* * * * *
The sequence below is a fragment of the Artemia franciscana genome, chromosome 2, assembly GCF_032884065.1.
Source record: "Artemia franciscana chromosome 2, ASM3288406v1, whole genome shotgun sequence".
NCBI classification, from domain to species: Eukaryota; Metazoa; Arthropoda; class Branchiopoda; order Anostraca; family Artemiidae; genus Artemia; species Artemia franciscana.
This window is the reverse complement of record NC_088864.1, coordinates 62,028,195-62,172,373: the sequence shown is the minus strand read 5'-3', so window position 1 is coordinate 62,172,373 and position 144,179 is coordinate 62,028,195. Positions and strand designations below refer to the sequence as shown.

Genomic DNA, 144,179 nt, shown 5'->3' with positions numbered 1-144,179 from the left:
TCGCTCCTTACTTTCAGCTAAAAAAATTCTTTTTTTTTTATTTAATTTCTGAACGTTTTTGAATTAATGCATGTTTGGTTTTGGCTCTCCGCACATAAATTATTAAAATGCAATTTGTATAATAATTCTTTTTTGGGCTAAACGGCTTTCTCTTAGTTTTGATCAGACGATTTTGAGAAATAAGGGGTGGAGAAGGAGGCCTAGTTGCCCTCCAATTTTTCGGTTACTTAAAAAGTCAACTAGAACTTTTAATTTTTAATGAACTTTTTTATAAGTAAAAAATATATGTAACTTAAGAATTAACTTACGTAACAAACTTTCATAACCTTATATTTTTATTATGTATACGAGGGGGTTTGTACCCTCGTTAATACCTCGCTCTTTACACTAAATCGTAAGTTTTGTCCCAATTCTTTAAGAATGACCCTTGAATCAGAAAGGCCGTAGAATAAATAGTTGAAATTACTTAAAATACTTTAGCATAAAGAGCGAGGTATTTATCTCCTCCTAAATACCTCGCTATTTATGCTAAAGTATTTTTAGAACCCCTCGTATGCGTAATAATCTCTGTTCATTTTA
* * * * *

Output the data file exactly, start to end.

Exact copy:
The sequence below is a fragment of the Artemia franciscana genome, chromosome 2, assembly GCF_032884065.1.
Source record: "Artemia franciscana chromosome 2, ASM3288406v1, whole genome shotgun sequence".
NCBI classification, from domain to species: Eukaryota; Metazoa; Arthropoda; class Branchiopoda; order Anostraca; family Artemiidae; genus Artemia; species Artemia franciscana.
This window is the reverse complement of record NC_088864.1, coordinates 62,028,195-62,172,373: the sequence shown is the minus strand read 5'-3', so window position 1 is coordinate 62,172,373 and position 144,179 is coordinate 62,028,195. Positions and strand designations below refer to the sequence as shown.

Genomic DNA, 144,179 nt, shown 5'->3' with positions numbered 1-144,179 from the left:
TCGCTCCTTACTTTCAGCTAAAAAAATTCTTTTTTTTTTATTTAATTTCTGAACGTTTTTGAATTAATGCATGTTTGGTTTTGGCTCTCCGCACATAAATTATTAAAATGCAATTTGTATAATAATTCTTTTTTGGGCTAAACGGCTTTCTCTTAGTTTTGATCAGACGATTTTGAGAAATAAGGGGTGGAGAAGGAGGCCTAGTTGCCCTCCAATTTTTCGGTTACTTAAAAAGTCAACTAGAACTTTTAATTTTTAATGAACTTTTTTATAAGTAAAAAATATATGTAACTTAAGAATTAACTTACGTAACAAACTTTCATAACCTTATATTTTTATTATGTATACGAGGGGGTTTGTACCCTCGTTAATACCTCGCTCTTTACACTAAATCGTAAGTTTTGTCCCAATTCTTTAAGAATGACCCTTGAATCAGAAAGGCCGTAGAATAAATAGTTGAAATTACTTAAAATACTTTAGCATAAAGAGCGAGGTATTTATCTCCTCCTAAATACCTCGCTATTTATGCTAAAGTATTTTTAGAACCCCTCGTATGCGTAATAATCTCTGTTCATTTTA